In some respects, Horwood’s Plan is a document representative of older systems of cultural exclusivity and newer forms of commercial modernity, both things that the mainstream Romantic tradition sought to define art against. While a hand-press product rather than a true example of mass production, it exists and survives in numerous copies, rather than as a unique museum piece. It was an avowedly commercial undertaking, if a peculiarly ambitious one, prepared for a list of nearly nine hundred subscribers. The cheapest sum for which it could be purchased was five guineas (half payable on subscription, half on final receipt), so it was forbiddingly expensive and exclusive. It was supported in its later stages by the Trustees and Directors of the Phoenix Fire Office, an insurance firm, to whom it is dedicated. It can thus be read as a project of counting and measuring of a kind with the census-taking implicitly mocked in works like Wordsworth’s ‘We Are Seven’, or as an Enlightenment-influenced attempt to construct an all-encompassing system: the sort of scheme regarding which Blake is so notably suspicious.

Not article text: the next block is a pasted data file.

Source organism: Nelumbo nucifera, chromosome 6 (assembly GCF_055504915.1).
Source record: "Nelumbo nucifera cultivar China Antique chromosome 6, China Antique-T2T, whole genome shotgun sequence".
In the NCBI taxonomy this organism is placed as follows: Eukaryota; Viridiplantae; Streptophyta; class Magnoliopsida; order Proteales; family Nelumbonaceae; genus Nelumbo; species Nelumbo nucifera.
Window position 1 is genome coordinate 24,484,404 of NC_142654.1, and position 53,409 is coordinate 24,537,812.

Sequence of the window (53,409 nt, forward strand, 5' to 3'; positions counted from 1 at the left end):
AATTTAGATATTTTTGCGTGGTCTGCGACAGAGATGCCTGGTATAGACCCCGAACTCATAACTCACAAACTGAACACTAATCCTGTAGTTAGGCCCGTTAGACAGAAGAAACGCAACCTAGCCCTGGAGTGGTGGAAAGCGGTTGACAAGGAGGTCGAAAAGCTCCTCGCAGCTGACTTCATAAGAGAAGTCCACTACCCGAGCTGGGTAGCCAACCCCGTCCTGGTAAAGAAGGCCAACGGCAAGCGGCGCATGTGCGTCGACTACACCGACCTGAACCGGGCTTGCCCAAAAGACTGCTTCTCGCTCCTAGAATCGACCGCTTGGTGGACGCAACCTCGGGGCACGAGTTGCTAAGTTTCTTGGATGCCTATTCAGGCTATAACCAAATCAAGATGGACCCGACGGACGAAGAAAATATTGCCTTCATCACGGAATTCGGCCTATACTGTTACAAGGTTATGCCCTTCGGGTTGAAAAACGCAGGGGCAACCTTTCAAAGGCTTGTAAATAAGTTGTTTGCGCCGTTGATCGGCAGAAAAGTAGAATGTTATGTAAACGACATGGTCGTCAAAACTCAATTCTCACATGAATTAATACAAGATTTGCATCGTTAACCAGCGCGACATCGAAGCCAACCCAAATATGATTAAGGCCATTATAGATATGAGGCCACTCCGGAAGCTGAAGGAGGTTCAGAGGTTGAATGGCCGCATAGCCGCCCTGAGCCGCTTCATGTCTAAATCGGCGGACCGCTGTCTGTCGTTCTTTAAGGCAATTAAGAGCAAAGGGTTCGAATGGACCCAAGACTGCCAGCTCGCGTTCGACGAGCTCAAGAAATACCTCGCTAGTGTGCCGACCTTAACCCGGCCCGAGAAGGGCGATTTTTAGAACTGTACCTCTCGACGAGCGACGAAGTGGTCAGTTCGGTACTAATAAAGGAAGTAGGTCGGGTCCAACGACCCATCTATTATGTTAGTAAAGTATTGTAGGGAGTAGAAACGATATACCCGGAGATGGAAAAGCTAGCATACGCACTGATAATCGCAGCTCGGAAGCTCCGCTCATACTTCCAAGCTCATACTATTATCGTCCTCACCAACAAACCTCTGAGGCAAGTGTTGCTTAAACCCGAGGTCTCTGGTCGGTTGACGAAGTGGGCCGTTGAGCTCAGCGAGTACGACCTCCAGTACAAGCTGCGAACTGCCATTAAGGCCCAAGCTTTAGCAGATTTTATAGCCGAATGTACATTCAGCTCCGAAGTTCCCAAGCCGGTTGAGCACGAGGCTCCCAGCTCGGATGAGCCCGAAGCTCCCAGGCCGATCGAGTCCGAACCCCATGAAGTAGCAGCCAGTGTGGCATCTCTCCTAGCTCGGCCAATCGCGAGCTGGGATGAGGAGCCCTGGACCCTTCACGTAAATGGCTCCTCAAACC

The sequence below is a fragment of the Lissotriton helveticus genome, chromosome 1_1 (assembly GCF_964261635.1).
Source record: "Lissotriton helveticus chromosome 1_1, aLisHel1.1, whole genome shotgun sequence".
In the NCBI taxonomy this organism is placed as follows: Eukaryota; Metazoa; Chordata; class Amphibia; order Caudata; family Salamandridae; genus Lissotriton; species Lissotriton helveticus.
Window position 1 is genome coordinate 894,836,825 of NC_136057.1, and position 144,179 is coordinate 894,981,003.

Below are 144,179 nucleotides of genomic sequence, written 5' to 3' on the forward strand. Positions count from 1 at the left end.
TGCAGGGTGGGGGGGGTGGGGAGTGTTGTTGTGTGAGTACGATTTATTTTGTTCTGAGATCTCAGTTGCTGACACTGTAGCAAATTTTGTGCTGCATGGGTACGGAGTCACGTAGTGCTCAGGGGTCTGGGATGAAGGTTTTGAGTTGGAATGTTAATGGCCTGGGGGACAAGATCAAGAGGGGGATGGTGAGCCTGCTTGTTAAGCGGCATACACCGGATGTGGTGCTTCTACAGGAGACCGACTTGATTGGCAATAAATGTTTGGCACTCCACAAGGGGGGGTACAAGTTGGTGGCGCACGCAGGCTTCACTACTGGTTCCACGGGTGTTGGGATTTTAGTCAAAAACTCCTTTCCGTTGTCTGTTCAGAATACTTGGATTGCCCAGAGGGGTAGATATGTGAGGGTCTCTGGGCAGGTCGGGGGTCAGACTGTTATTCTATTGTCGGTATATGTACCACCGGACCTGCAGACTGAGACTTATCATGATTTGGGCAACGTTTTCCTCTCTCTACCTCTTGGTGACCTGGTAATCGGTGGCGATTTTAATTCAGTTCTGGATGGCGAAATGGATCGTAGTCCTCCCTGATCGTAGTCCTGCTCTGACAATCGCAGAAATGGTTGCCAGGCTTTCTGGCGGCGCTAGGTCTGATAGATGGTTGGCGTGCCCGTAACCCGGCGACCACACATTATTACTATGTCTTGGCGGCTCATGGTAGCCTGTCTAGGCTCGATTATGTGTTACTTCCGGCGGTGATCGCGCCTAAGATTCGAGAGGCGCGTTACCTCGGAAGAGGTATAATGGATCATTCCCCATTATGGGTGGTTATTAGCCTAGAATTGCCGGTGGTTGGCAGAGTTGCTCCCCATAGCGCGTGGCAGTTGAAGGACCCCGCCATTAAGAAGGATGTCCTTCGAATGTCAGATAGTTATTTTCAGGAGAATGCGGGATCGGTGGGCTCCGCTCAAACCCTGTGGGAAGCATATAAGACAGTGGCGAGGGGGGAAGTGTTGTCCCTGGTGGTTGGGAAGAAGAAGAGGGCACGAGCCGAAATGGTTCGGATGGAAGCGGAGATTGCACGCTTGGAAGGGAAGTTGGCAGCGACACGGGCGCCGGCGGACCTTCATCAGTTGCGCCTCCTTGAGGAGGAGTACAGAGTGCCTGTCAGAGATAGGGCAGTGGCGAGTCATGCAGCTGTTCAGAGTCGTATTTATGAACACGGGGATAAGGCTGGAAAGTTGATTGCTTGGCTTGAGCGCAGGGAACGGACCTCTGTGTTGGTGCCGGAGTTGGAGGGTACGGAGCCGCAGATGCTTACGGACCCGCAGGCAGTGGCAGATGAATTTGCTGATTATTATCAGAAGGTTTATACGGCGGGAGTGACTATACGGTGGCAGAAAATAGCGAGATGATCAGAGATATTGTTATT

However, it is partly its ambivalent fit with Romantic ideologies, both as an object and in terms of what it represents, that makes Horwood’s Plan compelling as a means for thinking about the late eighteenth and early nineteenth centuries. By encoding London in such exhaustive detail, it records much that other sources neglect. It also serves as a pertinent reminder of the emerging problems of metropolitan scale, which presented substantial practical and existential challenges to writers and artists seeking to enshrine the value of subjectivity and the primacy of the individual. Like all art movements, Romanticism is constituted as much by what it excludes as what it includes. Objects like Horwood’s Plan provide powerful provocations to think about where boundaries might be drawn.
Creator: Richard Horwood
Subject: Richard Horwood; London
Media rights: © The British Library Board, HUS 050.
Object type: map
Format: ink printed onto paper
Publisher: British Library, London
Catalogue number: Maps.Crace.V